It’s perhaps the most famous equation of all, with lessons about reality for every one of us.
If you’ve ever heard of Albert Einstein, chances are you know at least one equation that he himself is famous for deriving: E = mc². This simple equation details a relationship between the energy (E) of a system, its rest mass (m), and a fundamental constant that relates the two, the speed of light squared (c²). Despite the fact that this equation is one of the simplest ones you can write down, what it means is dramatic and profound.
At a fundamental level, there is an equivalence between the mass of an object and the inherent energy stored within it. Mass is only one form of energy among many, such as electrical, thermal, or chemical energy, and therefore energy can be transformed from any of these forms into mass, and vice versa. The profound implications of Einstein’s equations touch us in many ways in our day-to-day lives. Here are the five lessons everyone should learn.
1.) Mass is not conserved. When you think about the things that change versus the things that stay the same in this world, mass is one of those quantities we typically hold constant without thinking about it too much. If you take a block of iron and chop it up into a bunch of iron atoms, you fully expect that the whole equals the sum of its parts. That’s an assumption that’s clearly true, but only if mass is conserved.
In the real world, though, according to Einstein, mass is not conserved at all. If you were to take an iron atom, containing 26 protons, 30 neutrons, and 26 electrons, and were to place it on a scale, you’d find some disturbing facts.
- An iron atom with all of its electrons weighs slightly less than an iron nucleus and its electrons do separately,
- An iron nucleus weighs significantly less than 26 protons and 30 neutrons do separately.
- And if you try and fuse an iron nucleus into a heavier one, it will require you to input more energy than you get out.
Each one of these facts is true because mass is just another form of energy. When you create something that’s more energetically stable than the raw ingredients that it’s made from, the process of creation must release enough energy to conserve the total amount of energy in the system.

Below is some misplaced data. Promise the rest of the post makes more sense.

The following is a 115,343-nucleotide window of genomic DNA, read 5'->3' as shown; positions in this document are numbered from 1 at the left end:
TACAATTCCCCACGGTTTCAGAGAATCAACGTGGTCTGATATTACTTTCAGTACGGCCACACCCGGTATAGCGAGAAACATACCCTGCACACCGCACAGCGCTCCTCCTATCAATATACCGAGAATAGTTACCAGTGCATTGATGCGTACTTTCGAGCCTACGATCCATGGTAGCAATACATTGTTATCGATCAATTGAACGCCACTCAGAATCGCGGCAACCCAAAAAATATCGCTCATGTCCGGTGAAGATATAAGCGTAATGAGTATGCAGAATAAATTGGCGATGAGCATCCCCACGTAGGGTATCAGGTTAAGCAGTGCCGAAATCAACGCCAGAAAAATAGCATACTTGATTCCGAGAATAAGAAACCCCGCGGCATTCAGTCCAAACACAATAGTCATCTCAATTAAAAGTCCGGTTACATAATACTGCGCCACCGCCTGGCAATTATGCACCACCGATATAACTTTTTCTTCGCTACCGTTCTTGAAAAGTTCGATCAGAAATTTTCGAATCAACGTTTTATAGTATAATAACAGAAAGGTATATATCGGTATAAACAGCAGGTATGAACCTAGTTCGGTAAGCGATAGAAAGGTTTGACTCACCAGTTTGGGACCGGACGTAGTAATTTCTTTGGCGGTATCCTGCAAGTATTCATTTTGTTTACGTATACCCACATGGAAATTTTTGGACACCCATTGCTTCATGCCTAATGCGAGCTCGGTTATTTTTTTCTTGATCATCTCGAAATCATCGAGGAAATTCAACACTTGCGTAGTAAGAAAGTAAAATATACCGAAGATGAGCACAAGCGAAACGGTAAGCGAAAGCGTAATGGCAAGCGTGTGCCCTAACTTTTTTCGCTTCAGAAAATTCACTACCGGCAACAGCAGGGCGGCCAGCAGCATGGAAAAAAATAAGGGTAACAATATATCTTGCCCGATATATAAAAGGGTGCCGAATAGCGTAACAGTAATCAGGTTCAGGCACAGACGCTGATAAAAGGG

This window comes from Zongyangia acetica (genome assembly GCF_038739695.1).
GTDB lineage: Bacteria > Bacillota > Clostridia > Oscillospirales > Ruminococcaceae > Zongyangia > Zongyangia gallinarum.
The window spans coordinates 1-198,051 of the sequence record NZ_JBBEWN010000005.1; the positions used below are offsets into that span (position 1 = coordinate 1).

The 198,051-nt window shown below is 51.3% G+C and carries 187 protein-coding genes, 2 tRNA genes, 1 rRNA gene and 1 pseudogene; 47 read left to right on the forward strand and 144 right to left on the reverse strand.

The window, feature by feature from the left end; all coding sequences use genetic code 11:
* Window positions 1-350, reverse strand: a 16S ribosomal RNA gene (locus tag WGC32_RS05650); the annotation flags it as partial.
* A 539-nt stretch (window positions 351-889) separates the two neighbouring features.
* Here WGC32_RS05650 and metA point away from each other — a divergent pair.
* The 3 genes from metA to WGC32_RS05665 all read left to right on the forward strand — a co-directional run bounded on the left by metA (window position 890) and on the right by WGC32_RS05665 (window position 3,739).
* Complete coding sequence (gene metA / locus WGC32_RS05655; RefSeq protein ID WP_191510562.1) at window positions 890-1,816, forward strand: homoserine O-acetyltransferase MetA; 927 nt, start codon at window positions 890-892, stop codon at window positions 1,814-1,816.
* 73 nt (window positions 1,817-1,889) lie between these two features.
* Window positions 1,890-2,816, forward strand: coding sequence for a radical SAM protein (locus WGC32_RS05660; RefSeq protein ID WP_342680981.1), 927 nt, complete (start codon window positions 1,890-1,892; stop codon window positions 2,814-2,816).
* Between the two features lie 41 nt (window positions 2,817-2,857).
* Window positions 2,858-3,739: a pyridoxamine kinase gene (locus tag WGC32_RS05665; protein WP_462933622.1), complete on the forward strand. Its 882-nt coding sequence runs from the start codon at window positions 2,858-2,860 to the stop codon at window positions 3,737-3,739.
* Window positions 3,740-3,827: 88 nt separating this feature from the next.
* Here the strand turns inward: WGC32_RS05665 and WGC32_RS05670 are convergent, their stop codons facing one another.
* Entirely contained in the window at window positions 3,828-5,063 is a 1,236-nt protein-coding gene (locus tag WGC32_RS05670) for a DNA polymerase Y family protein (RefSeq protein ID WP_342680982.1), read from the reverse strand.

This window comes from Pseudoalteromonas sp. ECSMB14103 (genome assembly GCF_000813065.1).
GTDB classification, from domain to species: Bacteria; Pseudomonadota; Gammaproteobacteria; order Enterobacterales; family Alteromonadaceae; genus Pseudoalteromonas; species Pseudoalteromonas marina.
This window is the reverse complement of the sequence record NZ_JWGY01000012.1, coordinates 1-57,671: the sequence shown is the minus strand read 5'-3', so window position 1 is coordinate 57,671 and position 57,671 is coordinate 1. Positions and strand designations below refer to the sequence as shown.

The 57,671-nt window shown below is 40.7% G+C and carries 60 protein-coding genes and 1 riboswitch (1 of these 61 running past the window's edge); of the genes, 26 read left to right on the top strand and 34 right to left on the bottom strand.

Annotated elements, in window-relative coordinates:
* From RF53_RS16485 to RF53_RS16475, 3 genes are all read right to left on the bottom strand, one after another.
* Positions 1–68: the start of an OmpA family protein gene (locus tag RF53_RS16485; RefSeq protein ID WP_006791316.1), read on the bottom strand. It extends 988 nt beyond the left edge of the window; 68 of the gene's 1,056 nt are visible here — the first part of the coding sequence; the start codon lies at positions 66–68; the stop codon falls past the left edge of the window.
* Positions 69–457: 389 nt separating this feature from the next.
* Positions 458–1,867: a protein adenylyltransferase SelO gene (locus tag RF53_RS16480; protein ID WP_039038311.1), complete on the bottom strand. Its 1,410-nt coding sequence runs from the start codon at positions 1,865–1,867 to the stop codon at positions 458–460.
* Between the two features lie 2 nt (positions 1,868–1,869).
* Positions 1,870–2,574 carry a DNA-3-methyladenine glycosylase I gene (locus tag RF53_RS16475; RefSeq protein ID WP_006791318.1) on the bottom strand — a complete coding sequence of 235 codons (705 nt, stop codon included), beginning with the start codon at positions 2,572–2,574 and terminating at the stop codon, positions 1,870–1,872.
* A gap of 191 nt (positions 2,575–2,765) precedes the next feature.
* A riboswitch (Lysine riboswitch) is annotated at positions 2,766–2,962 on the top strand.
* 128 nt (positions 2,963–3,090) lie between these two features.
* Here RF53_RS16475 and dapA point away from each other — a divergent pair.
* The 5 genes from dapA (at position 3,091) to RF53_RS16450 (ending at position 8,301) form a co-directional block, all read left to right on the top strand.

When you bind an electron to an atom or molecule, or allow those electrons to transition to the lowest-energy state, those binding transitions must give off energy, and that energy must come from somewhere: the mass of the combined ingredients. This is even more severe for nuclear transitions than it is for atomic ones, with the former class typically being about 1000 times more energetic than the latter class.
In fact, leveraging the consequences of E = mc² is how we get the second valuable lesson out of it.
2.) Energy is conserved, but only if you account for changing masses. Imagine the Earth as it orbits the Sun. Our planet orbits quickly: with an average speed of around 30 km/s, the speed required to keep it in a stable, elliptical orbit at an average distance of 150,000,000 km (93 million miles) from the Sun. If you put the Earth and Sun both on a scale, independently and individually, you would find that they weighed more than the Earth-Sun system as it is right now.
When you have any attractive force that binds two objects together — whether that’s the electric force holding an electron in orbit around a nucleus, the nuclear force holding protons and neutrons together, or the gravitational force holding a planet to a star — the whole is less massive than the individual parts. And the more tightly you bind these objects together, the more energy the binding process emits, and the lower the rest mass of the end product.
When you bring a free electron in from a large distance away to bind to a nucleus, it’s a lot like bringing in a free-falling comet from the outer reaches of the Solar System to bind to the Sun: unless it loses energy, it will come in, make a close approach, and slingshot back out again.
However, if there’s some other way for the system to shed energy, things can become more tightly bound. Electrons do bind to nuclei, but only if they emit photons in the process. Comets can enter stable, periodic orbits, but only if another planet steals some of their kinetic energy. And protons and neutrons can bind together in large numbers, producing a much lighter nucleus and emitting high-energy photons (and other particles) in the process. That last scenario is at the heart of perhaps the most valuable and surprising lesson of all.
3.) Einstein’s E = mc² is responsible for why the Sun (like any star) shines. Inside the core of our Sun, where the temperatures rise over a critical temperature of 4,000,000 K (up to nearly four times as large), the nuclear reactions powering our star take place. Protons are fused together under such extreme conditions that they can form a deuteron — a bound state of a proton and neutron — while emitting a positron and a neutrino to conserve energy.